The winners of the 1998 awards are: Ace Galvanizing, Inc., Seattle; Cablecraft, Tacoma; Fairchild Air Force Base, near Spokane; Hansville Repair, Hansville; Thurston County Waste Program, Olympia; and United Paint and Coatings, Greenacres. Praegitzer Industries of Redmond received an honorable mention for efforts to reduce hazardous waste generation. The U.S. Navy's Subase Bangor in Silverdale received an award for "continuing leadership in pollution prevention."
For more information about the winners' waste reduction achievements, visit http://www.wa.gov/ecology/pie/
EPA Evergreen Award
IKEA, the home furnishing store in Renton, Washington, is the 10th Northwest company to earn the U.S. Environmental Protection Agency's Evergreen Award for Pollution Prevention. The Evergreen Award is presented to Northwest companies for strong leadership in pollution prevention and sustainable business practices.
IKEA was selected for its IKEA Green program, the Green Steps process for making business decisions, reduced use of packaging and electricity, and increased use of sustainably harvested wood.
For more information about the Evergreen Award, contact Carolyn Gangmark at EPA Region 10, 206-553-4072, or firstname.lastname@example.org.
Environmental Health Course|
Middle and high school teachers throughout the Northwest can learn about environmental health in a free course taking place in August 1999 and in May 2000. The course will include lectures, discussions and lab work on human and ecological health, air and water quality, food protection, toxic substances, occupational safety and health, waste management, radiation, communication, and societal well-being. Application deadline is April 23, 1999. For details, contact Marina Cofer-Wildsmith at the University of Washington Dept. of Environmental Health, 206-616-2643 or email@example.com
Canadian P2 Roundtable Meeting
The next Canadian P2 Roundtable will be held in Vancouver, British Columbia April 22-23. The roundtable will include sessions on case studies, reaching small businesses, practical approaches to P2, environmental reporting and performance, and tools.
A workshop on pollution prevention planning will be held the day before the roundtable. It will focus on elements of P2 planning; application of P2 planning within the context of ISO 14000 and regulatory programs; drivers supporting implementation of P2 planning in Canada; and planning tools.
For information, visit the Canadian Centre for P2 conference web site at http://c2p2.sarnia.com/conferences/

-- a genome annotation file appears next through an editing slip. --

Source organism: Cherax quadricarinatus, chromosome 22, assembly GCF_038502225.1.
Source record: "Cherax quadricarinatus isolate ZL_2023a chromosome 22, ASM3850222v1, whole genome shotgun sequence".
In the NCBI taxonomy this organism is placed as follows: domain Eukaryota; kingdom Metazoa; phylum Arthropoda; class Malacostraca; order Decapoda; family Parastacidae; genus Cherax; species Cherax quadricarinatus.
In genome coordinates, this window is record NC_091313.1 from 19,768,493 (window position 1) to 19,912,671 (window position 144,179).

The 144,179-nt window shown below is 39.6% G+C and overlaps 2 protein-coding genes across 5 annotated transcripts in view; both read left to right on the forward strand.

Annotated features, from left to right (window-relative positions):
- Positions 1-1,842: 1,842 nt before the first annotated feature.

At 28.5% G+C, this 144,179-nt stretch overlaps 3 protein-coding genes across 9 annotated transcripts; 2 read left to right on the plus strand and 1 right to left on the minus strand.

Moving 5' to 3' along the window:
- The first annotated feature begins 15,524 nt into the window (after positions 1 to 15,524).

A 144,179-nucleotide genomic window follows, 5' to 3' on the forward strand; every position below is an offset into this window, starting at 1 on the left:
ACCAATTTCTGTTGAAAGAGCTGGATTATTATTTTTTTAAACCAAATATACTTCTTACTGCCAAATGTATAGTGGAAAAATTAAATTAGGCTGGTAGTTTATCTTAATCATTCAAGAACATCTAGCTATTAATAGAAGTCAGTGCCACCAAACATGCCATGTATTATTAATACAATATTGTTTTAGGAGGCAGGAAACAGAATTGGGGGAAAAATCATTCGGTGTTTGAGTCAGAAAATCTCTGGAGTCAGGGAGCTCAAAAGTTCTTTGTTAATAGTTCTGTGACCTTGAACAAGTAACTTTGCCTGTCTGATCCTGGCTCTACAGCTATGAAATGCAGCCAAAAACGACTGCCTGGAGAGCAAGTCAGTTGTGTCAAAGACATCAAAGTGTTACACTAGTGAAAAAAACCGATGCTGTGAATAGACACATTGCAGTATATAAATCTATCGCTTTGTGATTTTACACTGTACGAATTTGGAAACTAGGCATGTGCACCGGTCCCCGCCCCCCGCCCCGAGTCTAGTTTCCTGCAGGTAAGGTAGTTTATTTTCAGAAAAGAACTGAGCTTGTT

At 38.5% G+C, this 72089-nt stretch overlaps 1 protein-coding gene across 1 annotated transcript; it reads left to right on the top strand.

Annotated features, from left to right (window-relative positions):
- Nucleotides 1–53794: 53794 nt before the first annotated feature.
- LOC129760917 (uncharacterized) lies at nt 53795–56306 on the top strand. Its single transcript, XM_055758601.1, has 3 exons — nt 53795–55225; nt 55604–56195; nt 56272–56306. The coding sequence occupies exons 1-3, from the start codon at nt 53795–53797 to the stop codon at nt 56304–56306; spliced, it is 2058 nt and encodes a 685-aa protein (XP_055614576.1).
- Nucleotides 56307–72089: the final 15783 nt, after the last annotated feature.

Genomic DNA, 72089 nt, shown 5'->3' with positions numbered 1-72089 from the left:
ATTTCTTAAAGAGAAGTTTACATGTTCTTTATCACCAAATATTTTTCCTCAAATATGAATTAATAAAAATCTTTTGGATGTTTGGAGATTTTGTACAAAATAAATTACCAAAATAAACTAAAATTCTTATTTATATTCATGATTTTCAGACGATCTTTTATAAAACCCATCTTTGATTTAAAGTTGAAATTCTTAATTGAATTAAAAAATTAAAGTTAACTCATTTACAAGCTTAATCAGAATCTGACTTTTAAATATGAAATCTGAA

CP2RT/1999/intro.html, or call 519-337-3423.
Recycle Building Materials
Reusable Building Materials Exchange (RBME) is a new pilot program for residents of King, Mason, Pierce, and Thurston counties to exchange small or large quantities of used or surplus building materials.
For more information, call 206-296-6542, send e-mail to firstname.lastname@example.org or, browse the listings at http://www.rbme.com/wa/
Alaska Training Forum
The Alaska Forum on the Environment, a cooperative environmental training and education conference, is scheduled for April 5-9, 1999 at the Egan Convention and Visitor's Center in Anchorage. The purpose of the conference is to expand the audience and scope of environmental training and education by combining existing separate training efforts into one event.
For more information, contact the Alaska Department of Environmental Conservation at 907-269-7631.
|New EPA Statistics Database
The Center for Environmental Information and Statistics (CEIS) is the U.S. Environmental Protection Agency's (EPA) new one-stop source of data and information on environmental quality, status and trends. It is part of EPA's national effort to improve public access to the agency's information resources.
Database users can access a collection of environmental statistics from many EPA databases, including the Toxics Release Inventory (TRI), hazardous waste (BRS), air quality (AIRS), and surface and drinking water quality (state 305b/SDWIS). Users search by county or zip code to develop an environmental profile of statistics that can help evaluate a community's environmental quality, status, and trends.
The CEIS also features a searchable digital library and an environmental atlas for integrating and displaying environmental information. A mapping tool allows the creation of community-level maps identifying all EPA regulated facilities, pollutant sources, and monitoring facilities. Visit the database at http://www.epa.gov/ceis/.
Manufacturing Sector Profiles